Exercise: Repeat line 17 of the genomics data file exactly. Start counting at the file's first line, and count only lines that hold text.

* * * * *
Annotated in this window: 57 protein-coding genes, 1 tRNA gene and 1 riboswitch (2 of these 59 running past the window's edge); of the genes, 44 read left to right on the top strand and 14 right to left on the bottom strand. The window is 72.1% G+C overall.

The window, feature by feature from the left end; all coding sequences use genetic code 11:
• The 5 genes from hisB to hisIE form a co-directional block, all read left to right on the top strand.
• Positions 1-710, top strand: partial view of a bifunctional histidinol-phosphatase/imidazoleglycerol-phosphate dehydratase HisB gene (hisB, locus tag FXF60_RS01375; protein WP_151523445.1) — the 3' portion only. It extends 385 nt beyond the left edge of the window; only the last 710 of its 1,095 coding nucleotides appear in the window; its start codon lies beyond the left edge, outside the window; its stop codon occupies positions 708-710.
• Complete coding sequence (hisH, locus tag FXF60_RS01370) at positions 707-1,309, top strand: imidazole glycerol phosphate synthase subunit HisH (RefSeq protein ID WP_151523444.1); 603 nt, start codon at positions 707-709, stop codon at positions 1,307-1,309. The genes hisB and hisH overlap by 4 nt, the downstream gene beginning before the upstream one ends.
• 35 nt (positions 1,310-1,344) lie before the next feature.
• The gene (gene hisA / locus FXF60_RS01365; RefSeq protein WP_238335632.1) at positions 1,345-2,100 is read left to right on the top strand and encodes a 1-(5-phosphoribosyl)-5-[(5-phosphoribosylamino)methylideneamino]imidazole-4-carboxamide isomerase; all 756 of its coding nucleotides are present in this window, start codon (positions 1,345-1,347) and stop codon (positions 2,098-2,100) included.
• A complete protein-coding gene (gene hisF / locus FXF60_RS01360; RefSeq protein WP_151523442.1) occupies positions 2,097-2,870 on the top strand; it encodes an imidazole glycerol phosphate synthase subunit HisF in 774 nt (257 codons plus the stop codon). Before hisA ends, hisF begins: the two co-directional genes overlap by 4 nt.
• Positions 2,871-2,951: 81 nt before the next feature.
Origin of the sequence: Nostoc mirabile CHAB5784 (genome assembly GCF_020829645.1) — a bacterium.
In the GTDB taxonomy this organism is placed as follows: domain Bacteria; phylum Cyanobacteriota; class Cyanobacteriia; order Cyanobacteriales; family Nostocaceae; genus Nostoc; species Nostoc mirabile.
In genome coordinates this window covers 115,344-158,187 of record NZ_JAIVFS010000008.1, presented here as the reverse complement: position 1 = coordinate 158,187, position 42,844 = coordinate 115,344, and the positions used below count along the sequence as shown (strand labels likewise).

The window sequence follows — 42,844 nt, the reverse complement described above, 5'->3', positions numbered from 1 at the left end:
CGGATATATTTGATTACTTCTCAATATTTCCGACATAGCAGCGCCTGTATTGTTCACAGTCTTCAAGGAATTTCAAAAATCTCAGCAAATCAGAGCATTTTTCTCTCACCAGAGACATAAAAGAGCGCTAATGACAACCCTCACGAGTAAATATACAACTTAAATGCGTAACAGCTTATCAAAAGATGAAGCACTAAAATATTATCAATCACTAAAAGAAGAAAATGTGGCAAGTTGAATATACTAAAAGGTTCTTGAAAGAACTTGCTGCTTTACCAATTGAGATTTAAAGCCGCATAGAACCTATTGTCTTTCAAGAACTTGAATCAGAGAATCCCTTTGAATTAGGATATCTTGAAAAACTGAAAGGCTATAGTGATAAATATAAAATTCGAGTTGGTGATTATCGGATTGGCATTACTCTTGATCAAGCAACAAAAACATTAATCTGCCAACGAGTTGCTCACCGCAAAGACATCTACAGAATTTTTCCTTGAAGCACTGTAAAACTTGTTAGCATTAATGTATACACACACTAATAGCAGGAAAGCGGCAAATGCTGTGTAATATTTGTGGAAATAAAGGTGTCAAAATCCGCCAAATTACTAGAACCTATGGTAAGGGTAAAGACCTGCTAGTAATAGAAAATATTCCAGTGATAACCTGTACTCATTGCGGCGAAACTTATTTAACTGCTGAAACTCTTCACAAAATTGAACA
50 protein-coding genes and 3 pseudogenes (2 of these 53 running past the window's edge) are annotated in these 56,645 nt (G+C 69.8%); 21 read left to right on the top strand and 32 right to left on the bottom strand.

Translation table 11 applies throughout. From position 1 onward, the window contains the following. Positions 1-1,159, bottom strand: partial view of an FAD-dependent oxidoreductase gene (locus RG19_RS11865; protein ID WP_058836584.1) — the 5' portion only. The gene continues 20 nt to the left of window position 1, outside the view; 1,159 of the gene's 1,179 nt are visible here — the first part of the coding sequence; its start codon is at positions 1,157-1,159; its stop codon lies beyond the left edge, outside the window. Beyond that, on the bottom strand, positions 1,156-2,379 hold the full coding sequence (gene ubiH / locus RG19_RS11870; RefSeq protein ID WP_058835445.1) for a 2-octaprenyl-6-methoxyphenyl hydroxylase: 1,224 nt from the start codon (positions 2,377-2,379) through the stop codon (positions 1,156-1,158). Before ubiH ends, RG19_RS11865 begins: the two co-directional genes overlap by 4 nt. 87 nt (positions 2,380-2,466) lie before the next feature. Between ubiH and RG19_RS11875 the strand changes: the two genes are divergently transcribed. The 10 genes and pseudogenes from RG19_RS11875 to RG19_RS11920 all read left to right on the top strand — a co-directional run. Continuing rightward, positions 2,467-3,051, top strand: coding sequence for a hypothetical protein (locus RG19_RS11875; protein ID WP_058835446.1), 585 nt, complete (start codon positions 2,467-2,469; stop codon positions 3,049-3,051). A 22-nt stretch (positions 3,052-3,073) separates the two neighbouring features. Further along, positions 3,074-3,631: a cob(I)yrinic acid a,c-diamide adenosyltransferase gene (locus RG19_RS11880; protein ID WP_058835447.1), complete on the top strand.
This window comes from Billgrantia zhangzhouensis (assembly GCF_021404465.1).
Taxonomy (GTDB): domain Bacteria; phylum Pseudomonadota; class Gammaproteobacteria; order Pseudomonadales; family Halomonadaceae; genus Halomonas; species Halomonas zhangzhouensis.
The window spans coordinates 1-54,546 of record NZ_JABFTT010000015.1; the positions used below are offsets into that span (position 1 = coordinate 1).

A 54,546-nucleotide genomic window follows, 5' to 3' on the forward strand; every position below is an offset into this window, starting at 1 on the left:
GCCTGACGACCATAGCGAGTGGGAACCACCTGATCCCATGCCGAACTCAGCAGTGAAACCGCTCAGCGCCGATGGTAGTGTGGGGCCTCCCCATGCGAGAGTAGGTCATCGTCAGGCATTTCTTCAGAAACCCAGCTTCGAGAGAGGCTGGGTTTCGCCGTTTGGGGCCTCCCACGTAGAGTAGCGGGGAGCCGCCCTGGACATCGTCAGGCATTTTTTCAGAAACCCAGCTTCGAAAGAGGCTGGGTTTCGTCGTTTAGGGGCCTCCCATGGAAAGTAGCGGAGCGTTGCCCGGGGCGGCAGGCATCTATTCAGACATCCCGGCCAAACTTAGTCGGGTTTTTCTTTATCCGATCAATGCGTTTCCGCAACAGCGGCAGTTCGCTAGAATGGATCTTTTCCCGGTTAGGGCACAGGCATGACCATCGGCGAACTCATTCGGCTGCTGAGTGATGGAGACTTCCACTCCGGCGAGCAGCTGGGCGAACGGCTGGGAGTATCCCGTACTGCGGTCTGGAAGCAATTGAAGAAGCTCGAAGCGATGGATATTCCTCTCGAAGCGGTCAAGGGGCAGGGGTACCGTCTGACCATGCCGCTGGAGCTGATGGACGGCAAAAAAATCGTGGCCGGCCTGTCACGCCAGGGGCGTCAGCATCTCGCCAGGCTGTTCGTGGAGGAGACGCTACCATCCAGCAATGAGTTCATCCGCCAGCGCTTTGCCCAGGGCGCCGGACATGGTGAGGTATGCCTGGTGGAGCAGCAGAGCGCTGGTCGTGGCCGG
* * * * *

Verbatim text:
This window comes from Billgrantia zhangzhouensis (assembly GCF_021404465.1).